I have compared over at least 30 high-end phones in the last year with various amps and devices. I believe the c5d is an incredibly neutral amp and dac. I find no audible difference comparing it with any other good quality amp. This is based on double blind switching. The c5d will give you reference sound if you have phones that it can properly power. Sure, you can discuss "synergy" and things like that, but it is my opinion that if you are going to describe the sound of an amp itself and call it bright or warm, you need to take it out of the context of one single phone. I personally take reviews with a grain of salt if I don't know the reviewer well or they don't do any blind testing. It is too easy, even when you're aware of the effect, to think you hear something because you are expecting it. This has been scientifically shown to happen with audio comparisons.

The c5d is a neutral amp/dac with a well chosen double bass boost selection and a reasonable amount of power for most phones on the market. I don't see any problem matching an amp to an earphone you like and be happy with the sound, however, I'd get an accurate amp first and then match an earphone to the amp personally. The change in earphone will make more difference than the change in amp. And some earphones are very customizable with simple mods, resistor adapters, etc.
 
Quote:
Originally Posted by ostewart View Post

I must agree with luisdent, with all the headphones i've tested over a long time, i have never found the C5/C5D to be unnatural in bass, mids or highs. The highs are not over pronounced or bright, the bass is not unnatural, it is all just very linear and neutral. It doesn't alter the signature as such, just tightens and refines. Never taking away any body of the core sound signature.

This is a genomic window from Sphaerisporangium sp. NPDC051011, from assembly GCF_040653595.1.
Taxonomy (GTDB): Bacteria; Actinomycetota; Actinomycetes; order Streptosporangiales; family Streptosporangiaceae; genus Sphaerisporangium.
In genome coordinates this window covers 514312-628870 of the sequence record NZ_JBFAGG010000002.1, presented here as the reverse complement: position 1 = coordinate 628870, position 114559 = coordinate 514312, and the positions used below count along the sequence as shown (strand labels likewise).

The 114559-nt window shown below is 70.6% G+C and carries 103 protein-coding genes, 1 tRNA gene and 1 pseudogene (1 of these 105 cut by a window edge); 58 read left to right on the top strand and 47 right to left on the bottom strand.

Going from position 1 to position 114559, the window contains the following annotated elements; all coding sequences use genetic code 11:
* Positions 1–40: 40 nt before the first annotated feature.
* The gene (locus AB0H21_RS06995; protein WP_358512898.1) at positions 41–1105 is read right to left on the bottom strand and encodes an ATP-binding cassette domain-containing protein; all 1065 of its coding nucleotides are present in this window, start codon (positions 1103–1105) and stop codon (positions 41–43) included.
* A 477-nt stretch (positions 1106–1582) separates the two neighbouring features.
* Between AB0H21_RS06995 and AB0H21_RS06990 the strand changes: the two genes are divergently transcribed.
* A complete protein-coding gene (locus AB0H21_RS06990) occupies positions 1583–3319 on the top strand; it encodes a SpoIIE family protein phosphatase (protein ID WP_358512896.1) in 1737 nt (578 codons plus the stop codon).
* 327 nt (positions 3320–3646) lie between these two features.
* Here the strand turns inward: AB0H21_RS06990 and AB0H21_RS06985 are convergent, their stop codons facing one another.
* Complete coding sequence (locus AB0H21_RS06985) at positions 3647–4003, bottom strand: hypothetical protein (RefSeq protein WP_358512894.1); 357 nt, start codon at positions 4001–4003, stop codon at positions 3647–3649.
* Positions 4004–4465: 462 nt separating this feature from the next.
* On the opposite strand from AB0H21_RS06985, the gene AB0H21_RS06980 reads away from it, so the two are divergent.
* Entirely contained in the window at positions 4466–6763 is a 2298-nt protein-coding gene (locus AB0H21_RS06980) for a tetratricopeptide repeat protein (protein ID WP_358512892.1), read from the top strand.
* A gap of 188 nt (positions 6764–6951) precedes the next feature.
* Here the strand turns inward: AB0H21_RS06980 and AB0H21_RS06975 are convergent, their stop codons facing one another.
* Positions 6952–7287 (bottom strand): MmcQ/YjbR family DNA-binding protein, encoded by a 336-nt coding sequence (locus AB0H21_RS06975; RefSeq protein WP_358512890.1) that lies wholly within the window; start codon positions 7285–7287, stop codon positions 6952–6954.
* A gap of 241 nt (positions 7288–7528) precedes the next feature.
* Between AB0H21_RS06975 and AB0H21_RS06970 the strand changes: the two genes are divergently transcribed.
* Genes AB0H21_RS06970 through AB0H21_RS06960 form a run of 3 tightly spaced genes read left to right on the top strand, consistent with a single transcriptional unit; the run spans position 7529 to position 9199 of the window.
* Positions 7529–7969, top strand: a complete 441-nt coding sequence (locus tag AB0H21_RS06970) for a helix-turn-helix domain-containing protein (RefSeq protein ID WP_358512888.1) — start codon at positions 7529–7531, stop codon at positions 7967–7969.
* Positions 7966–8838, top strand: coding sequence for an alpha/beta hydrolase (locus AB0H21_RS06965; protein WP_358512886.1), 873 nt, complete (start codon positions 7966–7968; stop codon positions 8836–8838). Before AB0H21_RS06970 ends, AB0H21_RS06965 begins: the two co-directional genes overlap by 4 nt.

It may sound this way if you have come from a relatively warm source, or from a source with higher output impedance.

From what you guys are saying it would seem my original plan to swap out my Fiio E18 and replace it with the C5D in a bid to tone down the treble and add overall warmth to my AKG Q701's might be fruitless.

That's fair enough I guess. I buy the argument that the ideal amplifier is a straight wire with gain.

Valves it is then.

 

Yes, that would be my opinion of a great amplifier. Something so transparent you don't know it's there. It just makes things louder. With the dac as well. Deliver the audio files as they are with no alteration. In both cases, it is possible to improve a source and therefore have it change the sound, and vice versa. But in the most basic sense, it should be as if this is no amp in the chain, just more power as tim the tool man taylor used to say. :-) (Just don't let him mod your amp)